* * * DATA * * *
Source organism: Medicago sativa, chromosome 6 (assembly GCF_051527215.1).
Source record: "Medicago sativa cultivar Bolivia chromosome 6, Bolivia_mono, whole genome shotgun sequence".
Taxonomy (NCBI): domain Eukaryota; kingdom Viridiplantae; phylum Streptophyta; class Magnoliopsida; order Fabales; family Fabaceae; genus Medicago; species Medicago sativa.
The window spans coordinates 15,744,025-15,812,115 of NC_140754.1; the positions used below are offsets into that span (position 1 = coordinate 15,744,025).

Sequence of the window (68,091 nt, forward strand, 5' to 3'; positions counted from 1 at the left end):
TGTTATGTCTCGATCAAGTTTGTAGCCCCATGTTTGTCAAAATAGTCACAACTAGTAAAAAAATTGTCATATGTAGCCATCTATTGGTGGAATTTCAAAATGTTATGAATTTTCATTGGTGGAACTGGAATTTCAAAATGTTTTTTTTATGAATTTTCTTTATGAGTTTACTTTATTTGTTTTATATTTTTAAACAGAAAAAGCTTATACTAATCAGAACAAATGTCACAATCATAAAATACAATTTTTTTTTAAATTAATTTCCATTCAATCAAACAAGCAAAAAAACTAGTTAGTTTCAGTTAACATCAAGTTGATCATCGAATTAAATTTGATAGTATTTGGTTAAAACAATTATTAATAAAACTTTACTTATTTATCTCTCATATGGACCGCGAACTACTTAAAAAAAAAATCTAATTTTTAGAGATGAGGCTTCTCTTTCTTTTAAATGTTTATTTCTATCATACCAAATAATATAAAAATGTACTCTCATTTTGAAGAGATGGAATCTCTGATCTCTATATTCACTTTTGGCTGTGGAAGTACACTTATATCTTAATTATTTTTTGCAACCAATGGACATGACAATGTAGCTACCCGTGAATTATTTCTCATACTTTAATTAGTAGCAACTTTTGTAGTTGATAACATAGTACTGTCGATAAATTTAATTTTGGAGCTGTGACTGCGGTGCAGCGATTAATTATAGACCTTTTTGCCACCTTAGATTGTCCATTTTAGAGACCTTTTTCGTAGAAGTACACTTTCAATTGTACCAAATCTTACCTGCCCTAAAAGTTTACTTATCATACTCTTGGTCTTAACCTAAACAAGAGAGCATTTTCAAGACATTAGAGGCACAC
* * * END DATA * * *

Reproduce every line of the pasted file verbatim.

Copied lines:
Source organism: Medicago sativa, chromosome 6 (assembly GCF_051527215.1).
Source record: "Medicago sativa cultivar Bolivia chromosome 6, Bolivia_mono, whole genome shotgun sequence".
Taxonomy (NCBI): domain Eukaryota; kingdom Viridiplantae; phylum Streptophyta; class Magnoliopsida; order Fabales; family Fabaceae; genus Medicago; species Medicago sativa.
The window spans coordinates 15,744,025-15,812,115 of NC_140754.1; the positions used below are offsets into that span (position 1 = coordinate 15,744,025).

Sequence of the window (68,091 nt, forward strand, 5' to 3'; positions counted from 1 at the left end):
TGTTATGTCTCGATCAAGTTTGTAGCCCCATGTTTGTCAAAATAGTCACAACTAGTAAAAAAATTGTCATATGTAGCCATCTATTGGTGGAATTTCAAAATGTTATGAATTTTCATTGGTGGAACTGGAATTTCAAAATGTTTTTTTTATGAATTTTCTTTATGAGTTTACTTTATTTGTTTTATATTTTTAAACAGAAAAAGCTTATACTAATCAGAACAAATGTCACAATCATAAAATACAATTTTTTTTTAAATTAATTTCCATTCAATCAAACAAGCAAAAAAACTAGTTAGTTTCAGTTAACATCAAGTTGATCATCGAATTAAATTTGATAGTATTTGGTTAAAACAATTATTAATAAAACTTTACTTATTTATCTCTCATATGGACCGCGAACTACTTAAAAAAAAAATCTAATTTTTAGAGATGAGGCTTCTCTTTCTTTTAAATGTTTATTTCTATCATACCAAATAATATAAAAATGTACTCTCATTTTGAAGAGATGGAATCTCTGATCTCTATATTCACTTTTGGCTGTGGAAGTACACTTATATCTTAATTATTTTTTGCAACCAATGGACATGACAATGTAGCTACCCGTGAATTATTTCTCATACTTTAATTAGTAGCAACTTTTGTAGTTGATAACATAGTACTGTCGATAAATTTAATTTTGGAGCTGTGACTGCGGTGCAGCGATTAATTATAGACCTTTTTGCCACCTTAGATTGTCCATTTTAGAGACCTTTTTCGTAGAAGTACACTTTCAATTGTACCAAATCTTACCTGCCCTAAAAGTTTACTTATCATACTCTTGGTCTTAACCTAAACAAGAGAGCATTTTCAAGACATTAGAGGCACAC